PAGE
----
^{−1}, respectively. The capacity loss is the result of the formation of SEI film, which is in agreement with CV results. Nevertheless, the almost overlapped discharge and charge curves of Ti

_{3}C

_{2}/NiCo-MOF-0.4 in the second and third cycles demonstrate the good reversibility and stability of the composite electrode.

The rate performance of Ti

_{3}C

_{2}/NiCo-MOF composites and Ti

_{3}C

_{2} electrodes is presented in

Figure 7c. It is obvious that the Ti

_{3}C

_{2} electrode exhibits a charge capacity of 141, 116, 85, and 67 mAh g

^{−1} at a current density of 0.1, 0.2, 0.5, and 1 A g

^{−1}, respectively. The relatively low capacity results from the slow Li ions diffusion limited by compact stacking of multi-layer Ti

_{3}C

_{2}. In the case of Ti

_{3}C

_{2}/NiCo-MOF composites, their electrochemical performance depends largely on the NiCo-MOF loading in the composite. The specific capacity of the Ti

_{3}C

_{2}/NiCo-MOF composites increases to the maximum and then decreases with the increase of NiCo-MOF content, that is, Ti

_{3}C

_{2}/NiCo-MOF-0.4 exhibits the highest capacity at the same current density compared with Ti

_{3}C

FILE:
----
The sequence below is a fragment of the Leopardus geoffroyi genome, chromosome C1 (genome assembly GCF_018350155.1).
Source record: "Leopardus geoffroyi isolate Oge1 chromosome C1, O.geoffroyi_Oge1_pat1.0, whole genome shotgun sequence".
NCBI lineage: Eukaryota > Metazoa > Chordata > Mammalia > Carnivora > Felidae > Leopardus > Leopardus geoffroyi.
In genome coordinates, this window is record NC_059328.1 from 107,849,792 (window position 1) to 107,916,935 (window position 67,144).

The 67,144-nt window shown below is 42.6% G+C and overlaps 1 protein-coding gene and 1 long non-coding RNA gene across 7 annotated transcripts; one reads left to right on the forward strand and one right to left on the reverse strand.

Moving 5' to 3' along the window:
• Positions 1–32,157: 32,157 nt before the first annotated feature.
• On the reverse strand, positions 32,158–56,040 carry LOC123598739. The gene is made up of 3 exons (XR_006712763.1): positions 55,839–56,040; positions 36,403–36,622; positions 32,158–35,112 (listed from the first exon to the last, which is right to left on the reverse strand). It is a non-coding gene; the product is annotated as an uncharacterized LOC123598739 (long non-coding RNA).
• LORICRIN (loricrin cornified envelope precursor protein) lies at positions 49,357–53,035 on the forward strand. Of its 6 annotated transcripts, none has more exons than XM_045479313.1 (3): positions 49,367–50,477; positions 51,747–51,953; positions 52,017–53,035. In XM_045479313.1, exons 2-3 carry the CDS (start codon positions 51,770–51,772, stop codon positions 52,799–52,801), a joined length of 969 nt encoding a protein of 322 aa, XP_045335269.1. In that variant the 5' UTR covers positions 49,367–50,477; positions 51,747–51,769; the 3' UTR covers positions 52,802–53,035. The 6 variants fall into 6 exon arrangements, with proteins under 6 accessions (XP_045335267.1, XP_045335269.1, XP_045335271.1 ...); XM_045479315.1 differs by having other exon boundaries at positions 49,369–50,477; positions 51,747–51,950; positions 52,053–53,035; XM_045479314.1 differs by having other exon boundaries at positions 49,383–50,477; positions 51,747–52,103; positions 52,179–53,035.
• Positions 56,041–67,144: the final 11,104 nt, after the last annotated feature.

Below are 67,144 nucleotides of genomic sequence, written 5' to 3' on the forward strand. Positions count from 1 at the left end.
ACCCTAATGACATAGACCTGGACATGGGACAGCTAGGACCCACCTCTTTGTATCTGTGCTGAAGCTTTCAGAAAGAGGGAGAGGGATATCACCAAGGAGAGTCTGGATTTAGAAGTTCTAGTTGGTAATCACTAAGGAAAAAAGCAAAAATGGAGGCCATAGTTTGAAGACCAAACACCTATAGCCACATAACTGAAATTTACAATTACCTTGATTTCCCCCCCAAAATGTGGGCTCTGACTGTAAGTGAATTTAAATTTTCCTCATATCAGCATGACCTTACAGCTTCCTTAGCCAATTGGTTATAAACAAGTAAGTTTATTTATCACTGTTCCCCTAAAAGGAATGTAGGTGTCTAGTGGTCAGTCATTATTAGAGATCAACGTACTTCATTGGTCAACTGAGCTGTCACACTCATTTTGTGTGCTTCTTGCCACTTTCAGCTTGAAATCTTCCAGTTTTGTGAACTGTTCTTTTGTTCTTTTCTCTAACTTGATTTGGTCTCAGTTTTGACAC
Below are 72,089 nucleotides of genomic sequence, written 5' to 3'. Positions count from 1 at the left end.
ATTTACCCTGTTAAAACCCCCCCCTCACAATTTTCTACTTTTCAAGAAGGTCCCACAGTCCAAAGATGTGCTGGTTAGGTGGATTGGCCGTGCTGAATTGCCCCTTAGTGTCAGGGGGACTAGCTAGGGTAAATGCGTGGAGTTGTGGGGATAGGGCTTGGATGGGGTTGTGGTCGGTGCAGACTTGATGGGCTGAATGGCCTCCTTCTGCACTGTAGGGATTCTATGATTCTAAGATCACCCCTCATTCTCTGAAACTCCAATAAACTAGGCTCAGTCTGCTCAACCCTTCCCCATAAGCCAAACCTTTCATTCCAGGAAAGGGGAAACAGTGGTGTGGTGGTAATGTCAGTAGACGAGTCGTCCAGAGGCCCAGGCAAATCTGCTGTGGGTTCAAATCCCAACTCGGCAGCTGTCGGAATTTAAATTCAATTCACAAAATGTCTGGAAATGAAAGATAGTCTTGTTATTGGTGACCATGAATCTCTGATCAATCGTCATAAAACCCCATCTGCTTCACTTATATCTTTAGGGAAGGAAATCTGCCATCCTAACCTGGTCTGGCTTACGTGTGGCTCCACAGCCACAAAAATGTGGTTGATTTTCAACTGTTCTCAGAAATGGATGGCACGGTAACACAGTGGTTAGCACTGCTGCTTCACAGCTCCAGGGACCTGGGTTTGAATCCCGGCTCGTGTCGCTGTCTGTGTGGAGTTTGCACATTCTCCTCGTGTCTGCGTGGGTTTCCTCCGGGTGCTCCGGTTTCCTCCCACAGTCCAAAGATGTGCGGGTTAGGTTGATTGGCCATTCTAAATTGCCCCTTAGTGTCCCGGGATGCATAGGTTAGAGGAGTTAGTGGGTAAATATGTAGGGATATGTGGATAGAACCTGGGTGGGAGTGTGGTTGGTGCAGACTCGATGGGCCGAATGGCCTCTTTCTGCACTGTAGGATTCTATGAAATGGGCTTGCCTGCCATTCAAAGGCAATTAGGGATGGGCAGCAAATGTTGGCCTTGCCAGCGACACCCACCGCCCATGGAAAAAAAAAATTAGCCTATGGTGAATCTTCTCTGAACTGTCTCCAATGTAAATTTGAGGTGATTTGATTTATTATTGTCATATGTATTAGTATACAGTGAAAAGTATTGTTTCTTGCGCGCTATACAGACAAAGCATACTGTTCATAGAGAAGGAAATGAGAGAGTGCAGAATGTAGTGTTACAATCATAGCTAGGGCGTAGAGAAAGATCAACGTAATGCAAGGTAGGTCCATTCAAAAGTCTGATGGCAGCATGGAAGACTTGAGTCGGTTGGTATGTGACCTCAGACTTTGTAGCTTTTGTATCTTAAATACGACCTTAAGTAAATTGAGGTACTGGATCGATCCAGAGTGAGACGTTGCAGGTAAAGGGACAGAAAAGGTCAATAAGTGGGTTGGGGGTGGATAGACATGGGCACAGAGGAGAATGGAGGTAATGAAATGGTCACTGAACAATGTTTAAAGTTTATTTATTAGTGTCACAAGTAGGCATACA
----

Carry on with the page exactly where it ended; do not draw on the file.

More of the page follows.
_{2} and other composite electrodes. Specially, for the Ti

_{3}C

_{2}/NiCo-MOF-0.4 electrode, a discharge capacity of 402, 366, 303, and 256 mAh g

^{−1} can be obtained at 0.1, 0.2, 0.5, and 1 A g

^{−1}, respectively. As the current density goes back to 0.1 A g

^{−1}, the capacity almost recovers its initial value, indicating excellent rate performance of the Ti

_{3}C

_{2}/NiCo-MOF-0.4 electrode.

The cycling performances of Ti

_{3}C

_{2}/NiCo-MOF composites and Ti

_{3}C

_{2} at a current density of 0.1 A g

^{−1} are summarized in

Figure 7d. Apparently, the capacity of Ti

_{3}C

_{2} shows a downward trend in the initial 30 cycles and remains at around 110 mAh g

^{−1} in 300 cycles. In contrast, that of the Ti

_{3}C

_{2}/NiCo-MOF composites decreases rapidly before 20 cycles, and then increases gradually and remains stable in the following cycling process. An initial decline in the capacity could be associated with the irreversible reaction between Ti

_{3}C

_{2}/NiCo-MOF nanosheets and the electrolyte and lithiation-induced mechanical degradation, while a subsequent increase in the capacity reveals a significant lithium-induced reactivation of the composite electrodes [

42]. As expected, Ti

_{3}C

_{2}/NiCo-MOF-0.4 exhibits superior cycling stability. It delivers a discharge capacity of 609 mAh g

^{−1} and charge capacity of 440 mAh g

^{−1} in the first cycle, respectively. The corresponding coulombic efficiency is 72.2% and nearly reaches 100% afterwards. After 300 cycles, the Ti

_{3}C

_{2}/NiCo-MOF-0.4 electrode achieves a capacity of 402 mAh g

^{−1}, much higher than all electrodes. The above results clearly indicate enhanced Li storage of Ti

_{3}C